Asia-Europe shippers and freight forwarders using the overland rail routes have been warned of potential disruption, as political tension mounts in the aftermath of the recent diversion of a passenger plane for the arrest of a Belarussian journalist.
Last month’s hugely controversial incident, which saw a Ryanair flight from Athens to Vilnius diverted under military escort to Minsk, has so far led to the EU banning European carriers from flying over Belarussian airspace.
The EU is also preparing to impose sanctions on Belarus president Alexander Lukashenko, key members of his regime and a number of state-owned firms.
At the end of last week, the International Federation of Freight Forwarding Associations (FIATA) warned its members this could have significant implications for Asia-Europe supply chains.
“Belarus is a major artery for east-west transport, and freight forwarders should be aware of the adverse impacts such sanctions and related restrictions could have on the movement of goods,” it said.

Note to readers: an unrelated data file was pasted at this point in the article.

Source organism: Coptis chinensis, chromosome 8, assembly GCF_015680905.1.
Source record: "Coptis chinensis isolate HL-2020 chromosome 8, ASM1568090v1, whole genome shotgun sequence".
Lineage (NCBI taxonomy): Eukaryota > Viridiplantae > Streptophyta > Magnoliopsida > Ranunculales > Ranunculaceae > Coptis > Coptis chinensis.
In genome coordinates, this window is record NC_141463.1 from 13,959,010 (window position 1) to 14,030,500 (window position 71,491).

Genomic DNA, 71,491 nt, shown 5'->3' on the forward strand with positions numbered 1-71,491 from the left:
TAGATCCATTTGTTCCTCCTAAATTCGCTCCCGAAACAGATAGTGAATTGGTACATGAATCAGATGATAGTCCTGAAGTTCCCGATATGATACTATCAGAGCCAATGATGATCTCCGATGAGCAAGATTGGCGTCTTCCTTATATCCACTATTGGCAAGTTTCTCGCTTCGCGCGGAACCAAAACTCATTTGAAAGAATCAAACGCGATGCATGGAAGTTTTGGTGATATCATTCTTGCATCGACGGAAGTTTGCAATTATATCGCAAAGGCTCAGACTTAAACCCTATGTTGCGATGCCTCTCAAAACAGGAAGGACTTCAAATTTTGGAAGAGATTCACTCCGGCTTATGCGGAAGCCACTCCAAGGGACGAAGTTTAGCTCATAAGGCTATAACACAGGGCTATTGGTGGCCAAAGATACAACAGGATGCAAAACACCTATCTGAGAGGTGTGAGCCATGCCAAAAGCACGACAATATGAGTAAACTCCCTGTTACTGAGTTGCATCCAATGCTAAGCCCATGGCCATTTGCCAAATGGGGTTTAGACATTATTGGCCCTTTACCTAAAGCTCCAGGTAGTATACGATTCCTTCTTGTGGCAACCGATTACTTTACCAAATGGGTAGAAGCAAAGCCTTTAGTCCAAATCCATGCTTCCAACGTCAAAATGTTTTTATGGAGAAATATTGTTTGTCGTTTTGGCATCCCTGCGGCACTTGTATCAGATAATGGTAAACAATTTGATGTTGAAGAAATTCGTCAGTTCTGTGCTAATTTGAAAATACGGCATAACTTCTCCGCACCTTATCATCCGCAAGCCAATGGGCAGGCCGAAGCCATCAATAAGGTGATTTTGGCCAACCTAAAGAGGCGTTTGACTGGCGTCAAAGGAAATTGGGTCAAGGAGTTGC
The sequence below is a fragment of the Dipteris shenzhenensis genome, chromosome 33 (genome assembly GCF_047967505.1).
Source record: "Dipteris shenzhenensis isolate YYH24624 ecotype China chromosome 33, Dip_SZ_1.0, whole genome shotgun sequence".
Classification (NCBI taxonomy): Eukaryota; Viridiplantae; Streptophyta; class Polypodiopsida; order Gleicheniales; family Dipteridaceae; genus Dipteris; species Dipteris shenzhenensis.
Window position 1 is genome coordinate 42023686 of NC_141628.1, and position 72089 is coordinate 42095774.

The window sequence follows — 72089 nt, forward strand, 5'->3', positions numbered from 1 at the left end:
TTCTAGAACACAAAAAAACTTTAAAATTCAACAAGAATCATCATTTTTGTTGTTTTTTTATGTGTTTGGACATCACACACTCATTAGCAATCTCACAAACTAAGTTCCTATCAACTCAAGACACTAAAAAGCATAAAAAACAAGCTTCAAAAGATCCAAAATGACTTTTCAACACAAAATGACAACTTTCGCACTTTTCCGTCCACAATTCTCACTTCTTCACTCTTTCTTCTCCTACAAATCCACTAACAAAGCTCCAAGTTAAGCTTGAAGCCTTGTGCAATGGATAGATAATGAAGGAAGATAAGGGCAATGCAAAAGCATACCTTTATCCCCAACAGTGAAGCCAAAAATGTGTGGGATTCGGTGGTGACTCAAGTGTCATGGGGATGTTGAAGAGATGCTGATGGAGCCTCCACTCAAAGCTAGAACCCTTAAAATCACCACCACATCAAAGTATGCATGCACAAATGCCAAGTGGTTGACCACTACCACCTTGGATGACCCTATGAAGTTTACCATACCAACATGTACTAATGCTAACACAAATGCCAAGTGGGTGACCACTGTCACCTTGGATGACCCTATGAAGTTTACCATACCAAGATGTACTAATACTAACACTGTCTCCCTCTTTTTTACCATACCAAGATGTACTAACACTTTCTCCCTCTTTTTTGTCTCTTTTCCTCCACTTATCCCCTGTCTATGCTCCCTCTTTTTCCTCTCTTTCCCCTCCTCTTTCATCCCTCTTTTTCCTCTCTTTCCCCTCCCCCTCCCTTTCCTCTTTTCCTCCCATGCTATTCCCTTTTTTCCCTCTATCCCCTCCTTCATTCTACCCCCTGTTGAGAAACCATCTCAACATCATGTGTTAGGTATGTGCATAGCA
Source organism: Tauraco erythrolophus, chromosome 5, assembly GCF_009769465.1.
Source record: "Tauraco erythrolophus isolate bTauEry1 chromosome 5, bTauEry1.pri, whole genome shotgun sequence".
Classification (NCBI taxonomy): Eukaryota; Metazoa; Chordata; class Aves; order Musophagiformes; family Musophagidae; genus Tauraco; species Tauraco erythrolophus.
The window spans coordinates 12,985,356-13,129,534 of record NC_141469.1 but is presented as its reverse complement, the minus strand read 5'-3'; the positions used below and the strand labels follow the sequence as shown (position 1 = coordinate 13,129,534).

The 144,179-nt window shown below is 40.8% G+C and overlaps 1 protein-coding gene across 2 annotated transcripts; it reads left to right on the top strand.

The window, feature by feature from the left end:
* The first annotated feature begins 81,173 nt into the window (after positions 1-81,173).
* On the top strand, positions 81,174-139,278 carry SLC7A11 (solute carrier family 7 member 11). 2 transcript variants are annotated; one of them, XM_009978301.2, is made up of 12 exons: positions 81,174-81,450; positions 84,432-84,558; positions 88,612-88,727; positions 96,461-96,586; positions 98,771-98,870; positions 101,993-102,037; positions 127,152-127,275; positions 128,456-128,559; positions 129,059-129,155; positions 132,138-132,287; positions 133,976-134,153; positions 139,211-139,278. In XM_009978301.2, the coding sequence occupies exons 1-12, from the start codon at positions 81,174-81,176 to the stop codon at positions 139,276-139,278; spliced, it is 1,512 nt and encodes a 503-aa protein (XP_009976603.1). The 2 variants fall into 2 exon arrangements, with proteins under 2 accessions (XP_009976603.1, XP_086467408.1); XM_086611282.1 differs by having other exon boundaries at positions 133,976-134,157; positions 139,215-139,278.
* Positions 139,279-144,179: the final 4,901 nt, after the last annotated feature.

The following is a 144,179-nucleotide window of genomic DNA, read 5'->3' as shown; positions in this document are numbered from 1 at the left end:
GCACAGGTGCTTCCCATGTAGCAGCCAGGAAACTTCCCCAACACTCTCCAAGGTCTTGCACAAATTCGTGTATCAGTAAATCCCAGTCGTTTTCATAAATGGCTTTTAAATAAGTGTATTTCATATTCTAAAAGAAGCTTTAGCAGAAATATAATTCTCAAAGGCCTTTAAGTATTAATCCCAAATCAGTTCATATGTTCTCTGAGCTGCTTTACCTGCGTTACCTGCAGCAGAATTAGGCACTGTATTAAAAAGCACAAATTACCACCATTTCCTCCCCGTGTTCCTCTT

“A high number of flights to China, Japan and South Korea regularly fly over Belarusian airspace, and re-routing those flights will increase flight times and will result in the reduction of cargo capacity.”
And the impact on China-Europe rail services could be far more severe, given the country’s geographic position.
FIATA said: “Belarus is a key rail corridor and interruptions to this route may have significant impacts on the Eurasian Landbridge, as the corridor passing through Belarus takes 80% of the rail freight capacity between Europe and Asia.
“Should these sanctions extend to the closure of land routes, major disruptions are expected. Belarus has an important network of roads, which includes international transit corridors linking the EU with Russia, Central Asia, and China. They also connect the Baltic states with the Black Sea.
“The situation is still developing, but the mounting tensions between the regions creates risks of border closures and may weaken the position of freight transport.
“Freight forwarders should therefore remain alert of the potential impact that new sanctions on Belarus could have on international trade and logistics, noting the high volumes at risk,” it added.